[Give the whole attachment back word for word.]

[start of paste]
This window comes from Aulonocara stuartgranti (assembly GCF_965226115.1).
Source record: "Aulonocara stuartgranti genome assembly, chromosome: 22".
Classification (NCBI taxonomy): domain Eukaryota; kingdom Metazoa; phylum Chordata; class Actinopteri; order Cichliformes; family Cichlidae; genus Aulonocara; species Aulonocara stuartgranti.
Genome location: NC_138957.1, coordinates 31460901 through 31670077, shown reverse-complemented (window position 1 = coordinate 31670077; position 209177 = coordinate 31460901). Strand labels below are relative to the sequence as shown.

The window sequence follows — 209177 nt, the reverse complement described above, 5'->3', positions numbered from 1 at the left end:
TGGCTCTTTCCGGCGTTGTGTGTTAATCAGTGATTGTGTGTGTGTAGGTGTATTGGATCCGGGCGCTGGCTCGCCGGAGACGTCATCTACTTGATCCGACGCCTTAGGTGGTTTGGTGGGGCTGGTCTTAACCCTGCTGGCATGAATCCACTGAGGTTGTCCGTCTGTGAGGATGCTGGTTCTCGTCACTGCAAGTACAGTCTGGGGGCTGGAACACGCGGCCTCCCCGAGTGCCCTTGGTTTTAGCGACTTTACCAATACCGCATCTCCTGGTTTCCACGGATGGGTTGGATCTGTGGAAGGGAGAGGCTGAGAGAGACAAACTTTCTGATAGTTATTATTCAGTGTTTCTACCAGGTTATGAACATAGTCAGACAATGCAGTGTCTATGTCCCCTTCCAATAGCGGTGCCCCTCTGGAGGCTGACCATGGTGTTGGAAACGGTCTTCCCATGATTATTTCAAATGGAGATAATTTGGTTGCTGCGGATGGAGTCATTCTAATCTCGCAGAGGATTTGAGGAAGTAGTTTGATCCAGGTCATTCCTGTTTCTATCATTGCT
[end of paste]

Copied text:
This window comes from Aulonocara stuartgranti (assembly GCF_965226115.1).
Source record: "Aulonocara stuartgranti genome assembly, chromosome: 22".
Classification (NCBI taxonomy): domain Eukaryota; kingdom Metazoa; phylum Chordata; class Actinopteri; order Cichliformes; family Cichlidae; genus Aulonocara; species Aulonocara stuartgranti.
Genome location: NC_138957.1, coordinates 31460901 through 31670077, shown reverse-complemented (window position 1 = coordinate 31670077; position 209177 = coordinate 31460901). Strand labels below are relative to the sequence as shown.

The window sequence follows — 209177 nt, the reverse complement described above, 5'->3', positions numbered from 1 at the left end:
TGGCTCTTTCCGGCGTTGTGTGTTAATCAGTGATTGTGTGTGTGTAGGTGTATTGGATCCGGGCGCTGGCTCGCCGGAGACGTCATCTACTTGATCCGACGCCTTAGGTGGTTTGGTGGGGCTGGTCTTAACCCTGCTGGCATGAATCCACTGAGGTTGTCCGTCTGTGAGGATGCTGGTTCTCGTCACTGCAAGTACAGTCTGGGGGCTGGAACACGCGGCCTCCCCGAGTGCCCTTGGTTTTAGCGACTTTACCAATACCGCATCTCCTGGTTTCCACGGATGGGTTGGATCTGTGGAAGGGAGAGGCTGAGAGAGACAAACTTTCTGATAGTTATTATTCAGTGTTTCTACCAGGTTATGAACATAGTCAGACAATGCAGTGTCTATGTCCCCTTCCAATAGCGGTGCCCCTCTGGAGGCTGACCATGGTGTTGGAAACGGTCTTCCCATGATTATTTCAAATGGAGATAATTTGGTTGCTGCGGATGGAGTCATTCTAATCTCGCAGAGGATTTGAGGAAGTAGTTTGATCCAGGTCATTCCTGTTTCTATCATTGCT